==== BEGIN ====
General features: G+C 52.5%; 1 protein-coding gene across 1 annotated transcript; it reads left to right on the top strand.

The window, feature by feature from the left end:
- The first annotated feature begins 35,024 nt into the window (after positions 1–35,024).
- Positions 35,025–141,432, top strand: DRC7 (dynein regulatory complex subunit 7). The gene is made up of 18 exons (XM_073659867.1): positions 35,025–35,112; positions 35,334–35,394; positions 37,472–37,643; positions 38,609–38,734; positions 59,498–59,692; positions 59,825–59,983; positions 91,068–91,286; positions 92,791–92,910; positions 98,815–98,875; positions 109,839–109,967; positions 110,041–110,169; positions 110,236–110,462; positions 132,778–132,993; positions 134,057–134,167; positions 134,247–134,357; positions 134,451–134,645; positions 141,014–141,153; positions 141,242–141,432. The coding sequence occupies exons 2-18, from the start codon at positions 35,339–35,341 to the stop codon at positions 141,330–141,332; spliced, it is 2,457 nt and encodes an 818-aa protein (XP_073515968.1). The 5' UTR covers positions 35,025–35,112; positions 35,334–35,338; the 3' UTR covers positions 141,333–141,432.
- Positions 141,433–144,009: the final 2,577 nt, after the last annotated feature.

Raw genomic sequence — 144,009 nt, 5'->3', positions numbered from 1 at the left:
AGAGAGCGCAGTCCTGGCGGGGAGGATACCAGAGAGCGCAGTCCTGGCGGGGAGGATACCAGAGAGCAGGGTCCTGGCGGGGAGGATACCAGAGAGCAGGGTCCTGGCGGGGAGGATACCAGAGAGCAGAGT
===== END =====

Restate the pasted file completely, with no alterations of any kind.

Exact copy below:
General features: G+C 52.5%; 1 protein-coding gene across 1 annotated transcript; it reads left to right on the top strand.

The window, feature by feature from the left end:
- The first annotated feature begins 35,024 nt into the window (after positions 1–35,024).
- Positions 35,025–141,432, top strand: DRC7 (dynein regulatory complex subunit 7). The gene is made up of 18 exons (XM_073659867.1): positions 35,025–35,112; positions 35,334–35,394; positions 37,472–37,643; positions 38,609–38,734; positions 59,498–59,692; positions 59,825–59,983; positions 91,068–91,286; positions 92,791–92,910; positions 98,815–98,875; positions 109,839–109,967; positions 110,041–110,169; positions 110,236–110,462; positions 132,778–132,993; positions 134,057–134,167; positions 134,247–134,357; positions 134,451–134,645; positions 141,014–141,153; positions 141,242–141,432. The coding sequence occupies exons 2-18, from the start codon at positions 35,339–35,341 to the stop codon at positions 141,330–141,332; spliced, it is 2,457 nt and encodes an 818-aa protein (XP_073515968.1). The 5' UTR covers positions 35,025–35,112; positions 35,334–35,338; the 3' UTR covers positions 141,333–141,432.
- Positions 141,433–144,009: the final 2,577 nt, after the last annotated feature.

Raw genomic sequence — 144,009 nt, 5'->3', positions numbered from 1 at the left:
AGAGAGCGCAGTCCTGGCGGGGAGGATACCAGAGAGCGCAGTCCTGGCGGGGAGGATACCAGAGAGCAGGGTCCTGGCGGGGAGGATACCAGAGAGCAGGGTCCTGGCGGGGAGGATACCAGAGAGCAGAGT